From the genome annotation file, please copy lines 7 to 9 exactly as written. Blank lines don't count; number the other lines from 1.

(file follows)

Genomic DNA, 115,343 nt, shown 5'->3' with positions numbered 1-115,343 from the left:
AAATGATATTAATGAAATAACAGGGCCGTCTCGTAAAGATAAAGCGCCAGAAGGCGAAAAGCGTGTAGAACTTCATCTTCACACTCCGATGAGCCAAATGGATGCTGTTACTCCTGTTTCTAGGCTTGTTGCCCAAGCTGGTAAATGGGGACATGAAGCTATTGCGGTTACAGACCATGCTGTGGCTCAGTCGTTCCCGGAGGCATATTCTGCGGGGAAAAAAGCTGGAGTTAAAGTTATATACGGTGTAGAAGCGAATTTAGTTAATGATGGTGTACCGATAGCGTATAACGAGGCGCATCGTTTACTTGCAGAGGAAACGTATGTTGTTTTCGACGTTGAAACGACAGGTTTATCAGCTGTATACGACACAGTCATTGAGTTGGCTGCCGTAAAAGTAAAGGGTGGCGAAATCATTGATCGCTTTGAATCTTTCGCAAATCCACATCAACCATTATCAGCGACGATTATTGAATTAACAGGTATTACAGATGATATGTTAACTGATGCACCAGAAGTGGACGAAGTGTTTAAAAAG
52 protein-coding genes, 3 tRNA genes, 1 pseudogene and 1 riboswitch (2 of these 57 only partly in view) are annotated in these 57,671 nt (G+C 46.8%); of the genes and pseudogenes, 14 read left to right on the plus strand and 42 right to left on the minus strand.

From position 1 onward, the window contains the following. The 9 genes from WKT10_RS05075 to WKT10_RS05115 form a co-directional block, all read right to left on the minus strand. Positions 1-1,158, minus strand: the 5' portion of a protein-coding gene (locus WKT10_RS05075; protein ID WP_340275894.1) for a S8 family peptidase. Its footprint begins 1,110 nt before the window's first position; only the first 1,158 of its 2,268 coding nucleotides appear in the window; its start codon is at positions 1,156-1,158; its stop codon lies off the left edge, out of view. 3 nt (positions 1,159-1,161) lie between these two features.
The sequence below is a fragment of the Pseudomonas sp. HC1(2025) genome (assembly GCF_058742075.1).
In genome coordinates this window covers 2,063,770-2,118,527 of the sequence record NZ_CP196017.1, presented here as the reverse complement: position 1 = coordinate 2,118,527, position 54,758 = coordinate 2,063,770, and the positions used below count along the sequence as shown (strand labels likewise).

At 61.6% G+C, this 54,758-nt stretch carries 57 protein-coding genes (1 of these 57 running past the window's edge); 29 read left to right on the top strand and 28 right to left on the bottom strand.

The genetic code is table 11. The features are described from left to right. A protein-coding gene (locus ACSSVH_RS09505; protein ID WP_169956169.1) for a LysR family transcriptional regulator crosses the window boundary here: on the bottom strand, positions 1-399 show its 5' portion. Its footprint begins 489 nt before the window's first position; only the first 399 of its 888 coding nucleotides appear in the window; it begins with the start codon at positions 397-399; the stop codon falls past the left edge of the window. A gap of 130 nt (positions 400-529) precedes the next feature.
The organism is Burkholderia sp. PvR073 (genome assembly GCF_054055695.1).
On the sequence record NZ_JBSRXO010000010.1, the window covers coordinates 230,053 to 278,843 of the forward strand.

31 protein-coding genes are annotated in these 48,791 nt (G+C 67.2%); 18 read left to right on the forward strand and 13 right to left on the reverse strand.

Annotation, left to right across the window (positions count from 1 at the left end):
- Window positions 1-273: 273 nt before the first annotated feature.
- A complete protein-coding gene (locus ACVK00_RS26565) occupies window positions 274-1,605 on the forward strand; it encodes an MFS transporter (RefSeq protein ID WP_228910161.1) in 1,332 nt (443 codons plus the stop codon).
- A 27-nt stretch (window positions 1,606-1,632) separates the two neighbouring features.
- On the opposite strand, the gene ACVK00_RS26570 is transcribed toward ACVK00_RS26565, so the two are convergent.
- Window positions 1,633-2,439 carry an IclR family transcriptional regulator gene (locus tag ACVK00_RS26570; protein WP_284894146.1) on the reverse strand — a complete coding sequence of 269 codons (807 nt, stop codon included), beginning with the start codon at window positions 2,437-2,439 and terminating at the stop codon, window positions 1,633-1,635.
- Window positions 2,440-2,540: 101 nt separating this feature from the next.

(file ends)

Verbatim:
At 61.6% G+C, this 54,758-nt stretch carries 57 protein-coding genes (1 of these 57 running past the window's edge); 29 read left to right on the top strand and 28 right to left on the bottom strand.

The genetic code is table 11. The features are described from left to right. A protein-coding gene (locus ACSSVH_RS09505; protein ID WP_169956169.1) for a LysR family transcriptional regulator crosses the window boundary here: on the bottom strand, positions 1-399 show its 5' portion. Its footprint begins 489 nt before the window's first position; only the first 399 of its 888 coding nucleotides appear in the window; it begins with the start codon at positions 397-399; the stop codon falls past the left edge of the window. A gap of 130 nt (positions 400-529) precedes the next feature.
The organism is Burkholderia sp. PvR073 (genome assembly GCF_054055695.1).